In our view there are today, as in the past, forms of economic organization to which the categories of rational agent or maximization of profit do not apply. There is a plurality of forms of economic activity that escape the (neo) classic categories and that are not limited to what many define as pre-industrial community economies, which in itself is already a reductive definition of them. Thus, we have sought not only in non-orthodox economic perspectives, especially institutionalist currents, but also in the new Economic Sociology, but also in evolutionary Anthropology, Biology and Psychology, support for thinking about economic phenomena in a more pluralistic and comprehensive way, in diversity complexity they manifest in practice. This has led us to consider the presuppositions of the mainstream view of man as an economic agent and of how economic life is organized confined to the market; we consider that, as several authors maintain, there are no reasons to take man only as a rational, calculating and maximizing subject of his benefit in the market or that the latter has the ability to regulate and always tend to balance. Financial crises that become economic and social and reach global dimensions reveal the limitations of the market mechanism in the allocation of scarce resources to the satisfaction of the needs of individuals. And there is a theoretical basis for sustaining that economic life is not necessarily a context of fierce competition for scarce resources and that man has a penchant for sharing and cooperation. This ability to cooperate is behind the evolutionary success both of human as non-human collectivities, so we reject the idea of a calculating and hedonistic homo-economicus and characterize forms of economic organization in which notions such as solidarity, common good, trust, altruism, co-responsibility and reciprocity are social, institutional, and therefore normative aspects to which economic relations are subject.

We do not find these ties of altruism and reciprocity only in traditional rural communities, but in other types of local economic initiative in which civil society's ability to overcome state and market failures and organize, not against political ideologies or imperatives of profitability, but in view of the interests of the members of what we call community, in the relational sense of the term.
It is here that we believe that the virtue of the original formal microcredit resides. We regard it as initiatives that, first and foremost, have as social mission to benef the borrowers involved and contribut to local development. The protagonists are third sector institutions or institutions within more holistic interventions aimed at improving the overall situation of the most disadvantaged populations, taking into account the various dimensions of poverty and social exclusion. It is assumed that there is a set of different needs that need to be addressed in each specific context. Socially and economically sustainable microcredit initiatives must be financially efficient to attract private sector investment that allows them to scale up their operations to meet the social purpose of serving those who do not yet have access to and are in precarious or exploitative situations; they may also need the support and supervision of national and international political institutions that recognize the merits of finding a viable way to fight poverty. However, in our view, in addition to state and market, and relations of redistribution or mercantile exchange, we should see them as relations of reciprocity or initiatives of solidarity and local nature, in which the quality of relations established between members lending groups and between borrowers and intermediaries or microfinance institutions can make a difference between the success and failure of microcredit initiatives. Finally, seeking to understand all the factors that contribute to the success or failure of microcredit for creditors and borrowers leads us not to forget that there are a variety of actors involved in microcredit, with institutional missions and, consequently, distinct actions that explain the variety of the results of the microcredit concession.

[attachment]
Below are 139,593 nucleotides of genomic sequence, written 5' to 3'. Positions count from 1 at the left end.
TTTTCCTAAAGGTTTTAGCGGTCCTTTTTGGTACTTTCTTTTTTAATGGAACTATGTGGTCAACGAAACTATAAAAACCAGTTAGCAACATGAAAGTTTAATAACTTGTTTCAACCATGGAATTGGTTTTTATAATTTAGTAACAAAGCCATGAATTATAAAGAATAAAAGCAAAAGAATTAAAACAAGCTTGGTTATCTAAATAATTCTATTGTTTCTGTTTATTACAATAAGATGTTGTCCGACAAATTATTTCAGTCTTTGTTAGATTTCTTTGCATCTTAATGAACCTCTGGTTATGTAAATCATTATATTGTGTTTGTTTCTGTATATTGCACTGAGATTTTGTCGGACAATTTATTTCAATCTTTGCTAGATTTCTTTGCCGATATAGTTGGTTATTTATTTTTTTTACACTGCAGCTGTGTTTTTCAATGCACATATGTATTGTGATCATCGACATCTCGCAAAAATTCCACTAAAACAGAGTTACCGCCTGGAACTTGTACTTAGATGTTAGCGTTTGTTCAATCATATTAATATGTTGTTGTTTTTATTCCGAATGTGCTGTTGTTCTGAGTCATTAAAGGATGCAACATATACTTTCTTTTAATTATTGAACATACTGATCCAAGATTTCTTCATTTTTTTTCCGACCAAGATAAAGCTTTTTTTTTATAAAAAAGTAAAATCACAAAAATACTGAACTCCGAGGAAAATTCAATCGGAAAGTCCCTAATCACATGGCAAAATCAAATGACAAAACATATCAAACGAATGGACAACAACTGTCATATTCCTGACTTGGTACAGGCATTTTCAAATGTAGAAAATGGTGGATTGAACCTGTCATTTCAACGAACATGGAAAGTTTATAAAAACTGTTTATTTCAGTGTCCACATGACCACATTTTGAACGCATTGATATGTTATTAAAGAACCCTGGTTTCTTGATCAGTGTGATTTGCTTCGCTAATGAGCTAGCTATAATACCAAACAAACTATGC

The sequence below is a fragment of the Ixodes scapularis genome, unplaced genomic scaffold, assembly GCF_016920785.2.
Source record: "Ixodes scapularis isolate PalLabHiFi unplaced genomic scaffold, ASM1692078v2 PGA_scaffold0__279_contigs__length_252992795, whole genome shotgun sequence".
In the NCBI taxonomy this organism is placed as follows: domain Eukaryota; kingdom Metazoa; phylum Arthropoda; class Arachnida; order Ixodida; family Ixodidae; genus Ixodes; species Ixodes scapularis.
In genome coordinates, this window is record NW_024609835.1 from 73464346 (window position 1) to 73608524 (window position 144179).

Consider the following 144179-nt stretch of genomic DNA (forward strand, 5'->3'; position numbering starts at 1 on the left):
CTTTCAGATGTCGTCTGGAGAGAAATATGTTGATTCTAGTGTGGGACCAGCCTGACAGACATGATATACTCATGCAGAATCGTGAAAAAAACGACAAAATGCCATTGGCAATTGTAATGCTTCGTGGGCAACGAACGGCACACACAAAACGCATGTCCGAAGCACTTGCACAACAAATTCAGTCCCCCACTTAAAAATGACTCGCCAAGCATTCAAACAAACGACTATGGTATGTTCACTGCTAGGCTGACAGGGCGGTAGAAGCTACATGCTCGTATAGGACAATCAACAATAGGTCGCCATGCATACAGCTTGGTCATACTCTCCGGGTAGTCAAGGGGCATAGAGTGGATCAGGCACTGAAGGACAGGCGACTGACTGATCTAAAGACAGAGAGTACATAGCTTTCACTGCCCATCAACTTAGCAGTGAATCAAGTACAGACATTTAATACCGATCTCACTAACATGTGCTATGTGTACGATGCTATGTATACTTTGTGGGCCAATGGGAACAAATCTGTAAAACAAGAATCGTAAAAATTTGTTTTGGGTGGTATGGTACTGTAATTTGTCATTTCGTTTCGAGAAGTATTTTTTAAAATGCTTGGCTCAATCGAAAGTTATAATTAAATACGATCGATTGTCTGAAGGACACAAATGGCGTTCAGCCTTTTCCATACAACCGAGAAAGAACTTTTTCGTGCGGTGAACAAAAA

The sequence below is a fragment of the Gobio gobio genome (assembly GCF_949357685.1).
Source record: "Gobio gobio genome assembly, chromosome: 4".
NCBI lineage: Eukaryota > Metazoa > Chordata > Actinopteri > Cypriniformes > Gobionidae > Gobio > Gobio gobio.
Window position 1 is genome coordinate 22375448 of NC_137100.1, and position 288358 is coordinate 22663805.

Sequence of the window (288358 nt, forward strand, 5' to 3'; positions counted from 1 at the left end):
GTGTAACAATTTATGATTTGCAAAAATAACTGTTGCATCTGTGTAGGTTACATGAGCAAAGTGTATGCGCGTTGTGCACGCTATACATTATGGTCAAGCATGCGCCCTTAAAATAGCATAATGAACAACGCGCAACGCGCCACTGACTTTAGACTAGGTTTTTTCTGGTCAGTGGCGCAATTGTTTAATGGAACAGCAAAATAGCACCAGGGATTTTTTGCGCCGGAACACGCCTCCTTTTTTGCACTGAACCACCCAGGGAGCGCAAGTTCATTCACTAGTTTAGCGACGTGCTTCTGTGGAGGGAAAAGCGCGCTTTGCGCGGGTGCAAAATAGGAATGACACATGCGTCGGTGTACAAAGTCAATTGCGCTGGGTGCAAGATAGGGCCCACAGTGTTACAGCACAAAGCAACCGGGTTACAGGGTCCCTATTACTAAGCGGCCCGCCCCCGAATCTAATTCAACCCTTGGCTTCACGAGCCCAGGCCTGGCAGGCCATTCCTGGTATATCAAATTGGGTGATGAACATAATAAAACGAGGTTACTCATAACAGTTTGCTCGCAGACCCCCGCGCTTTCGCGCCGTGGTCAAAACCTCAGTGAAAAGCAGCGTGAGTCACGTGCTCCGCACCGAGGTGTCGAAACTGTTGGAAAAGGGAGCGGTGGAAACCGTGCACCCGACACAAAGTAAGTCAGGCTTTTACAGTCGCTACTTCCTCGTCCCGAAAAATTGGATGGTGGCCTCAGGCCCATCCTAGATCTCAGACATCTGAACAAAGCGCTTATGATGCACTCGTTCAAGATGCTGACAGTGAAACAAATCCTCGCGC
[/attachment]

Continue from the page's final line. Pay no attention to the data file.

There will be, in its formal definition, only microcredit, but various forms of microcredit in distinct political, demographic, economic and geographical contexts. Because it is the character of the social relations that are established, of social representations and normative aspects that condition the action in the microcredit that is treated, we understand that to perceive the different logics that animate the authors involved - mainly looking at the role of State, market and third sector, and the consequences of its actions - implies in our view, not only the social framework of microcredit, but its institutional analysis that we propose to carry out in this work. It is because of this that the research problem that accompanies us throughout this thesis can be formulated as follows: to what extent the institutional context explains the variety of logics and forms of action of the agents involved in microcredit, their performance and the resulting impact to borrowers."

Key words: Microcredit; institutionalism; social embeddedness of economic activity; reciprocity; State, market and third sector